Frankenstein: A Cultural History Book Review


Frankenstein: A Cultural History
By Susan Tyler Hitchcock
Published by W.W. Norton & Company, 2007. 392 pages. Hardcover.

I have been a huge fan of the movie Frankenstein (1931), as well as the creature in all it’s appearances that it’s made over the years. So when I heard about this book, I knew I would have to add it to my collection, and started to read it the day in came in the mail. I have read quite a bit about the original story, the making of the film(s) and thought I knew quite a bit. But Hitchcock told me many things that I still did not know.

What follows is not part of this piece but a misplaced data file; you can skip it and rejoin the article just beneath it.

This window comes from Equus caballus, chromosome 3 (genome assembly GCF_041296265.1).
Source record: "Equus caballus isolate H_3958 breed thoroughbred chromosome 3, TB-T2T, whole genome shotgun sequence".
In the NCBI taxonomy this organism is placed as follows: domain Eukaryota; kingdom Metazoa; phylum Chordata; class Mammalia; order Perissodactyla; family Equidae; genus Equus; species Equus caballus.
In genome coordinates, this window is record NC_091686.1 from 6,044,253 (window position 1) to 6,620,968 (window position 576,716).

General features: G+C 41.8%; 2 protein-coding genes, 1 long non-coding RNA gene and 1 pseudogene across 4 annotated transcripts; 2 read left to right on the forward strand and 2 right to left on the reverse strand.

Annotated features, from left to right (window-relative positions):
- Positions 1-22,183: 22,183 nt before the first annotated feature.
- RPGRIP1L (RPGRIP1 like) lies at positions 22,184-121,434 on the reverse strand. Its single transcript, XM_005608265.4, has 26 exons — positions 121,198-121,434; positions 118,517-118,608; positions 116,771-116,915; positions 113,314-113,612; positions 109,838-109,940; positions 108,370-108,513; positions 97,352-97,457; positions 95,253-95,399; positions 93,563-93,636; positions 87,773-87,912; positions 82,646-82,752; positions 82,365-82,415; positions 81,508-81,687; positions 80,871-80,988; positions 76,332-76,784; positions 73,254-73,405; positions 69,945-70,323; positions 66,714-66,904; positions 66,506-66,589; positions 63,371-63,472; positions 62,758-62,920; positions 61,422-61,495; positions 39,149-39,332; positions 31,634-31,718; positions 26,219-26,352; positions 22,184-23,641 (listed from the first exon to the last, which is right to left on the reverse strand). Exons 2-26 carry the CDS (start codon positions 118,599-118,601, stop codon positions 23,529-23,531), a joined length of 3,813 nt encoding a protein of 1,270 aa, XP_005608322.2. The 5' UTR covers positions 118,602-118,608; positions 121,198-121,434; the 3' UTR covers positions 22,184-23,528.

By reading this book you’ll learn such information like where the introduction of the hunchback assistant was added. Or the whole concept of the damaged and/or criminal brain being used. These were not creations of the original novel that many of us might have thought. The book travels through time, starting with a history lesson on the creator of Frankenstein, Mary Shelley. We then learn of the famous weekend where the birth of the story happened.

But the book isn’t just about the novel or the movies. It also goes into detail about the influences of the subject matter, moral implications of the characters actions compared to society, and the constant discussion of the advancement of science. I found this book to be quite entertaining, but more so very informative about a subject that breaks free of it’s presumption of just being a silly story about a monster.

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